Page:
A hectic week of uni meant a refreshing visit to the patch this afternoon was most welcome and the birds were certainly out in force. A lack of rain over the past week meant the Flood had started to dry up exposing some inviting muddy edges which look perfect for waders, it held just 9 Dunlin of note today but could be interesting to keep an eye on.

The river was surprisingly busy with at least 250 Wigeon and 50 Teal milling around along with 3 Goldeneye (1 male), 3 Little Grebe and a single Great-crested Grebe down towards Stodday. A couple of hundred gulls were bathing off Gull Bank but there wasn't anything out of the ordinary present, and the same was the case at Snipe Bog where there weren't any Snipe at all to be found, clearly all at the FAUNA reserve judging by the monthly flush counts!

Up until this point the birding had been pretty similar to previous weeks however like buses good birds come along in groups and this spell was started at the Wildfowlers Pool where a pair of Shoveler were present, as was the Green Sandpiper which was feeding in the channel that leads up to the river bank. Just over the bank on the marsh the flashes were holding an increased number of Little Egrets with at least 6 seen, and after a bit of searching the ever elusive  Greenshank showed itself briefly before disappearing back down a creek. Over the noise of around 1500 Pink-footed Geese feeding on the marsh (I failed to find anything of note amongst them) came the cronking calls of a pair of Ravens which leisurely flew over towards Glasson, leaving Rook as the only 'common' corvid species that I need for the patch year.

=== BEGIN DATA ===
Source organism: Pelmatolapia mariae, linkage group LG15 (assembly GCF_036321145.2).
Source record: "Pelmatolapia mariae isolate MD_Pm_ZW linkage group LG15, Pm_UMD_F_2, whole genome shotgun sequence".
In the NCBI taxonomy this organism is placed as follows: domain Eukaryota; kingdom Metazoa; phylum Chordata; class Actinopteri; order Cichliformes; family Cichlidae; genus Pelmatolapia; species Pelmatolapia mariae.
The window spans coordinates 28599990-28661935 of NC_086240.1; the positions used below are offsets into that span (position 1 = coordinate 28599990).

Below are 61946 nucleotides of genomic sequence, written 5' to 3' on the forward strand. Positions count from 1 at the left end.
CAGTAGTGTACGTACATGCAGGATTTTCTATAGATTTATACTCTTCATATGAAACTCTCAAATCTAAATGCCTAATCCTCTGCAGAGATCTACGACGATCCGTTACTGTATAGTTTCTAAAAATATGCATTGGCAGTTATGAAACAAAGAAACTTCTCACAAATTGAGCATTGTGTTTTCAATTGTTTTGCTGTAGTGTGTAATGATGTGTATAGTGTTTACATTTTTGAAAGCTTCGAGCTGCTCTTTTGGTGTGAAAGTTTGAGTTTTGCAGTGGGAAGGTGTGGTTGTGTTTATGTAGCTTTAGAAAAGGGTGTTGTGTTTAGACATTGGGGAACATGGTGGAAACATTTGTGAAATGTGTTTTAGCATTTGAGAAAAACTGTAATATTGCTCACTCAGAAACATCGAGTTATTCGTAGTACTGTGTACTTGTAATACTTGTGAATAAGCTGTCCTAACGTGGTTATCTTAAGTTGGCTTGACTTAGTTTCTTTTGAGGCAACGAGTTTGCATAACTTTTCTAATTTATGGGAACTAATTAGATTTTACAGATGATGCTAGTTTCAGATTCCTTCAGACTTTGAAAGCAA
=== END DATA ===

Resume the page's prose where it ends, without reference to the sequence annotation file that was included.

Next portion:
Freemans Pool was livelier than of late with 8 Tufted Duck and a few Teal and Wigeon, along with 4 Gadwall and a Little Egret on one of the back pools closer to the river. A pair of Goldeneye dropped in briefly before returning to the river where they had come from. A mixed flock of Redwing and manly Fieldfare were feeding along the edge of the Stubble Field with the usual pair of Grey Partridge, it is always a delight to see this species as Aldcliffe is the only place I see them now locally.

 
Green Sandpiper, Greenshank, Raven and Shoveler take me up to 76 species (79 points) for the patch year.
 
Jonathan



Tuesday, 10 February 2015

Birdy Tuesday

There was quite a lot of activity around the patch this morning and I enjoyed a great couple of hours birding Aldcliffe; there was certainly the feeling that things were starting to move around a little...

Freeman's Pools, now ice-free, was a little livelier than of late though a few regulars had yet to return. Five tufted duck were present along with just 6 gadwall, 3 wigeon, 5 teal and 8 mallard. Coot numbers were a sullen 16. A little egret and 2 grey herons were stalking the pool edges while a single oystercatcher was on the gravel island.